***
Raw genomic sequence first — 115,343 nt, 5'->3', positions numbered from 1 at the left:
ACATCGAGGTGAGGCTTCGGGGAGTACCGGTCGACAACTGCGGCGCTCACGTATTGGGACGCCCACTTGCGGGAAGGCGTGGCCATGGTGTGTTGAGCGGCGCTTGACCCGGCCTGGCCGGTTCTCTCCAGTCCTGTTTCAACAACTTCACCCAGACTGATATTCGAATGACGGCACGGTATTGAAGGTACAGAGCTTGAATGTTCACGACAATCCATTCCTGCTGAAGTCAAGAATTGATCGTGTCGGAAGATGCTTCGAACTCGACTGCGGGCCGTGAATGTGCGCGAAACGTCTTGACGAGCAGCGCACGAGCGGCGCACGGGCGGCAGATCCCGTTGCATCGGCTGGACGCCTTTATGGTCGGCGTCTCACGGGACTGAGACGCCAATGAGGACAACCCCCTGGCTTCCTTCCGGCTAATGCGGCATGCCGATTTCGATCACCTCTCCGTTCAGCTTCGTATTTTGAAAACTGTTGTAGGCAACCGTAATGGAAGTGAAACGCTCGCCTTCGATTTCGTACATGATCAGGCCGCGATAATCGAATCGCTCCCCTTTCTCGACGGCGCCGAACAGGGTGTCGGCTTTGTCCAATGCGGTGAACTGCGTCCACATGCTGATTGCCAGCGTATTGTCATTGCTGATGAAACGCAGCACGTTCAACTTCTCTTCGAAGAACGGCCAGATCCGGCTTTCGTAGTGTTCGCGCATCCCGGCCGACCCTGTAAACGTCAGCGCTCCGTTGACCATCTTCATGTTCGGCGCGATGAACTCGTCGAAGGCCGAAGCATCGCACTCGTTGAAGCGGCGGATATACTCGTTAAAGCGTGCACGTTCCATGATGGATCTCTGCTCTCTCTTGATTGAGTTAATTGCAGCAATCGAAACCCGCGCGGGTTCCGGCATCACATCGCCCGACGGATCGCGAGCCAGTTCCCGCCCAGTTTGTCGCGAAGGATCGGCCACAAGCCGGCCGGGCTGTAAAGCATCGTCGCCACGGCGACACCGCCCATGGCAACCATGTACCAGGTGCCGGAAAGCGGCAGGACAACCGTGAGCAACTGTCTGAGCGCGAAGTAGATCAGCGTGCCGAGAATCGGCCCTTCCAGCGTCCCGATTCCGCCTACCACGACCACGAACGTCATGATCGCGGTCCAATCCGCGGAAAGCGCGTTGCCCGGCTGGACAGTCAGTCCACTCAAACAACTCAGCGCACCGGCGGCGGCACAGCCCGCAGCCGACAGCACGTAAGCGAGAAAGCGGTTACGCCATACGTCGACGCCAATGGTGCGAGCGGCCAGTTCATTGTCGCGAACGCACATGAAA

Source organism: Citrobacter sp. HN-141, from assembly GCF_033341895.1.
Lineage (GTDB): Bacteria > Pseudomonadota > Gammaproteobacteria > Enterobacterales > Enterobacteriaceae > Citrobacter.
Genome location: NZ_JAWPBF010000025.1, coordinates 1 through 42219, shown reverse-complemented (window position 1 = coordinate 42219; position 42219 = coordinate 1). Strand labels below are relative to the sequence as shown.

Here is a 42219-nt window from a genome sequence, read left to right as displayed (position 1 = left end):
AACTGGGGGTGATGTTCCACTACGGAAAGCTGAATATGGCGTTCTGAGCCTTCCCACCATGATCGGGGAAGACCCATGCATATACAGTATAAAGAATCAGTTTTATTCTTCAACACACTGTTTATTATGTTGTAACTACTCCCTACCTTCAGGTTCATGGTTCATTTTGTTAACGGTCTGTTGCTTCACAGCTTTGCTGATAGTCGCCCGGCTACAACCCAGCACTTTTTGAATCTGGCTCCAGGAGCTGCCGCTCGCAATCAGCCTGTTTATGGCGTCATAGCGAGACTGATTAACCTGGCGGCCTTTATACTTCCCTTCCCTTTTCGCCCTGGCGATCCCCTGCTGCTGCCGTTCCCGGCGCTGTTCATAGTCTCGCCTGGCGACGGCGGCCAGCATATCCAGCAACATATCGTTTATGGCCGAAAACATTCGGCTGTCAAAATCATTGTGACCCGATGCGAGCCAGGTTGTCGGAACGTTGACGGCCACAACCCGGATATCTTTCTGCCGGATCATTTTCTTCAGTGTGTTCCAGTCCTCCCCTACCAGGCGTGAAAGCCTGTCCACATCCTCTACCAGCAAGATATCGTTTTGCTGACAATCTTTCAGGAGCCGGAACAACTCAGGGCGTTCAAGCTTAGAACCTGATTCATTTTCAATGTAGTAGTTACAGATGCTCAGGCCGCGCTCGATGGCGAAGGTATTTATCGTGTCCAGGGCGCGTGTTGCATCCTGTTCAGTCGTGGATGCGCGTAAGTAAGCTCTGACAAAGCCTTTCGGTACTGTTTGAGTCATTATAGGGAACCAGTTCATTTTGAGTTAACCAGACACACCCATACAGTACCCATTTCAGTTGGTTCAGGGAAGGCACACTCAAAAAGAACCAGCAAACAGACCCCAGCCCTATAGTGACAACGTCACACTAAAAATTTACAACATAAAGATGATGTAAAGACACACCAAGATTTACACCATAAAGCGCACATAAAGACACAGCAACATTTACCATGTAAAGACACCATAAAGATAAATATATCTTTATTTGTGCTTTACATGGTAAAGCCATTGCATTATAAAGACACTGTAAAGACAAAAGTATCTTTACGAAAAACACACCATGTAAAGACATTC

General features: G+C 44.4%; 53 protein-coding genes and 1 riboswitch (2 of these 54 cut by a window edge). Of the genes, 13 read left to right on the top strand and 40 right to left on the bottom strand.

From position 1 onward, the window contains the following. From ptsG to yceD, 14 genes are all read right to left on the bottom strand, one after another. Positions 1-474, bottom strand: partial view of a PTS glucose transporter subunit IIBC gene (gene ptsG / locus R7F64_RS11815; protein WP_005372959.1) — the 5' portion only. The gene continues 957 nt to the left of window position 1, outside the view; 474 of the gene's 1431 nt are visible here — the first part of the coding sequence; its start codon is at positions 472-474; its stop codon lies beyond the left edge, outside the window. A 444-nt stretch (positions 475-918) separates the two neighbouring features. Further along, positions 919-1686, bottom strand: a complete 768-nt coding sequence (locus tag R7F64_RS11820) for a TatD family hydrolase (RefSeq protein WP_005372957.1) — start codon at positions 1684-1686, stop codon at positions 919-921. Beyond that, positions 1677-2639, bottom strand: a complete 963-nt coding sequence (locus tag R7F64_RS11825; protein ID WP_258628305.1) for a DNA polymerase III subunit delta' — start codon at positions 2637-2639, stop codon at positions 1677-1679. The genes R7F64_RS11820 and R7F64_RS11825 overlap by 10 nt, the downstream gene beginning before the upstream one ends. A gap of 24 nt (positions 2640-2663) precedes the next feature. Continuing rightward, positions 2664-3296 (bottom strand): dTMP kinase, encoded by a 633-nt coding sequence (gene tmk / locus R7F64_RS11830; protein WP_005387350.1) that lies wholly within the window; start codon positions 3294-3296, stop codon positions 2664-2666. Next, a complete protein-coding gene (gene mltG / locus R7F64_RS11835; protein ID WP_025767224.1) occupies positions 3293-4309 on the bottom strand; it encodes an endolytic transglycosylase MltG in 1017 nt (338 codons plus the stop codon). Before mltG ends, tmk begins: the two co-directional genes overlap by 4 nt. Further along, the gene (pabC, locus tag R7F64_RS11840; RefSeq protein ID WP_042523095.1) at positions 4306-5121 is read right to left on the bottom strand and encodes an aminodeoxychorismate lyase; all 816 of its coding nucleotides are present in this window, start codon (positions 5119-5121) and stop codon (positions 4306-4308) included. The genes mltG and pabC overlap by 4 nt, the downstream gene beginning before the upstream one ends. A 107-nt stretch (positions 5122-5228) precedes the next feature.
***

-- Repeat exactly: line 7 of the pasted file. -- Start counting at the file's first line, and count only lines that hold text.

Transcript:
AACTGGGGGTGATGTTCCACTACGGAAAGCTGAATATGGCGTTCTGAGCCTTCCCACCATGATCGGGGAAGACCCATGCATATACAGTATAAAGAATCAGTTTTATTCTTCAACACACTGTTTATTATGTTGTAACTACTCCCTACCTTCAGGTTCATGGTTCATTTTGTTAACGGTCTGTTGCTTCACAGCTTTGCTGATAGTCGCCCGGCTACAACCCAGCACTTTTTGAATCTGGCTCCAGGAGCTGCCGCTCGCAATCAGCCTGTTTATGGCGTCATAGCGAGACTGATTAACCTGGCGGCCTTTATACTTCCCTTCCCTTTTCGCCCTGGCGATCCCCTGCTGCTGCCGTTCCCGGCGCTGTTCATAGTCTCGCCTGGCGACGGCGGCCAGCATATCCAGCAACATATCGTTTATGGCCGAAAACATTCGGCTGTCAAAATCATTGTGACCCGATGCGAGCCAGGTTGTCGGAACGTTGACGGCCACAACCCGGATATCTTTCTGCCGGATCATTTTCTTCAGTGTGTTCCAGTCCTCCCCTACCAGGCGTGAAAGCCTGTCCACATCCTCTACCAGCAAGATATCGTTTTGCTGACAATCTTTCAGGAGCCGGAACAACTCAGGGCGTTCAAGCTTAGAACCTGATTCATTTTCAATGTAGTAGTTACAGATGCTCAGGCCGCGCTCGATGGCGAAGGTATTTATCGTGTCCAGGGCGCGTGTTGCATCCTGTTCAGTCGTGGATGCGCGTAAGTAAGCTCTGACAAAGCCTTTCGGTACTGTTTGAGTCATTATAGGGAACCAGTTCATTTTGAGTTAACCAGACACACCCATACAGTACCCATTTCAGTTGGTTCAGGGAAGGCACACTCAAAAAGAACCAGCAAACAGACCCCAGCCCTATAGTGACAACGTCACACTAAAAATTTACAACATAAAGATGATGTAAAGACACACCAAGATTTACACCATAAAGCGCACATAAAGACACAGCAACATTTACCATGTAAAGACACCATAAAGATAAATATATCTTTATTTGTGCTTTACATGGTAAAGCCATTGCATTATAAAGACACTGTAAAGACAAAAGTATCTTTACGAAAAACACACCATGTAAAGACATTC